The jazz-age Paris that Americans love to read about had its center of gravity on the Rive Gauche. Meanwhile, across the Seine, in an elegant precinct of the Rive Droite, a small group of friends divided a large plot of land so that architect Robert Mallet-Stevens could design villas for each family, plus one for himself. The houses lined a small street, christened Rue Mallet-Stevens when it was glamorously inaugurated in 1927.
Now celebrating its 90th anniversary, the streetscape remains intact. The most perfectly preserved house is number 10, built for twin sculptors Jan and Joël Martel. It’s a paragon of the cubist-modernist Mallet-Stevens style: white-painted reinforced concrete, a splash of red on a circular tower, his favorite bright yellow for the exterior window shades, and metalwork by Jean Prouvé.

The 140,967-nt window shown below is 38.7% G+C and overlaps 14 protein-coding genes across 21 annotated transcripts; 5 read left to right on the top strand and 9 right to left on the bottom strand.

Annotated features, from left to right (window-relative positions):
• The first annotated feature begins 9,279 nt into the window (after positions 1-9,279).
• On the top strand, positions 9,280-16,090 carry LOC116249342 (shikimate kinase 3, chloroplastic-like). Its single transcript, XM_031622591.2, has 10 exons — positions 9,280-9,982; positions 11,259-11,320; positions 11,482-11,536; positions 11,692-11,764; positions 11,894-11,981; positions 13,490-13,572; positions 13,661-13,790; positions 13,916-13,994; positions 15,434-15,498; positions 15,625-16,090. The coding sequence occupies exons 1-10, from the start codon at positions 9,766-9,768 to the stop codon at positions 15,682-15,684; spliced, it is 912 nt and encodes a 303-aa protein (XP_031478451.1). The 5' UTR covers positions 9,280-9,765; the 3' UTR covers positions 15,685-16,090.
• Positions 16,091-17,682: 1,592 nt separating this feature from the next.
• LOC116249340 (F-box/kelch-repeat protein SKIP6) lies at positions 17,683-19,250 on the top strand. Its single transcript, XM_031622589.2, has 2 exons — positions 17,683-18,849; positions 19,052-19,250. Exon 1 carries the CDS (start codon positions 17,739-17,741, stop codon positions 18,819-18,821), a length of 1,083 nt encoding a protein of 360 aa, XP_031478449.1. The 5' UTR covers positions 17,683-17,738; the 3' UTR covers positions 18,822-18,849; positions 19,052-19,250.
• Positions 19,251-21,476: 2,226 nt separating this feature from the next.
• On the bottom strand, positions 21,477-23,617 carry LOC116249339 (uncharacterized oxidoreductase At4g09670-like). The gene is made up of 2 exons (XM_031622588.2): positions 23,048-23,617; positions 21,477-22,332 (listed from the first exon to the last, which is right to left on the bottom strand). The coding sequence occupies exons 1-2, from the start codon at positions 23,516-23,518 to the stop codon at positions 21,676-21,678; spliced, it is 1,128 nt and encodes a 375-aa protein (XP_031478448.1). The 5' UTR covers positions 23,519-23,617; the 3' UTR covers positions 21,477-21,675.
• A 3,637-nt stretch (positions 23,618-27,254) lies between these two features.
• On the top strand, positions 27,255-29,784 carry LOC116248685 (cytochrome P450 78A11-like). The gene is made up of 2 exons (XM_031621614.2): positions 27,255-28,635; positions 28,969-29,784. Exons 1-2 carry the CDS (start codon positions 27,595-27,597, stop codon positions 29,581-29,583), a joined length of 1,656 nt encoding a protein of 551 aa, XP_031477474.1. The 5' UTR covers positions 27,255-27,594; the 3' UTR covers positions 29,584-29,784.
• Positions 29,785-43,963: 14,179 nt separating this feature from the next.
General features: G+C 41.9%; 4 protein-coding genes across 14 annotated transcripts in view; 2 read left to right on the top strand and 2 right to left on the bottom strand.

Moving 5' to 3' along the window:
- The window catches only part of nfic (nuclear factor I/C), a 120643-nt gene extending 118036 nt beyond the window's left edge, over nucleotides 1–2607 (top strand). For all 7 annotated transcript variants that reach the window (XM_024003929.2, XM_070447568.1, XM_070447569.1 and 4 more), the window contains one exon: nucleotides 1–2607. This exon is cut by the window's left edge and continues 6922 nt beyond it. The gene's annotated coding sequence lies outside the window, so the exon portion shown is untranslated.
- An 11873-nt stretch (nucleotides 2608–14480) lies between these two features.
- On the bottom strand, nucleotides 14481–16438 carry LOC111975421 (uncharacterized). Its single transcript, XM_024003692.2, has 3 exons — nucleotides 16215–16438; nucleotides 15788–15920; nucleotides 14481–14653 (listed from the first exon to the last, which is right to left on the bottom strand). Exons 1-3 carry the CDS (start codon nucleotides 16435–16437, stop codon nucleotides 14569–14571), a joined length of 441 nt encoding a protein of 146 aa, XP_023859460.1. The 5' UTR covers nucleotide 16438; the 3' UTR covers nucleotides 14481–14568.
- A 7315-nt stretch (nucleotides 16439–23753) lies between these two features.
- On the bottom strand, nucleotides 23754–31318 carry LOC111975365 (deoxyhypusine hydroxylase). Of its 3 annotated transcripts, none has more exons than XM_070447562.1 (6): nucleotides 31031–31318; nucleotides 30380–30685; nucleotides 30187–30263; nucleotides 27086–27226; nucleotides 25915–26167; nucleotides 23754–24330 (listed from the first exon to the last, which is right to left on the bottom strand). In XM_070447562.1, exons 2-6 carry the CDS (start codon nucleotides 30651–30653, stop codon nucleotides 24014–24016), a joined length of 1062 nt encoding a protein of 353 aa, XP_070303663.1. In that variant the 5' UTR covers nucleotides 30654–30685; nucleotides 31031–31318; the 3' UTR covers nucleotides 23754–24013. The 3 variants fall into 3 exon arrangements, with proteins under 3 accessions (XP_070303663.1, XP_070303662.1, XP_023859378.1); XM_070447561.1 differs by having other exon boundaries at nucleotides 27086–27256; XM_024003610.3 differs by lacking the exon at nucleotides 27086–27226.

Jan Martel’s widow eventually sold her part of the building, a 1,000-square-foot split-level apartment, to furniture dealer Eric Touchaleaume, who hired Garcin-Marty-Perrin to handle the restoration. “We worked to remain as close as possible to the original spirit,” Laure Marty-Perrin says. Built-ins for the bedroom, sliding doors on industrial-style rails, faience kitchen and bath fixtures, and terrazzo flooring were all repaired and restored.
Walls were repainted to match the original colors, uncovered by experts at the Centre Pompidou before its exhibition on Mallet-Stevens. The yellow for the living room was specially concocted by Farrow & Ball. “Yellow was his fetish color,” Touchaleaume says.
He was later able to buy the Martels’ ground-level workshop, also never modified, and open Galerie 54 there. Now being renovated, the 1,800-square-foot space is due for completion in May.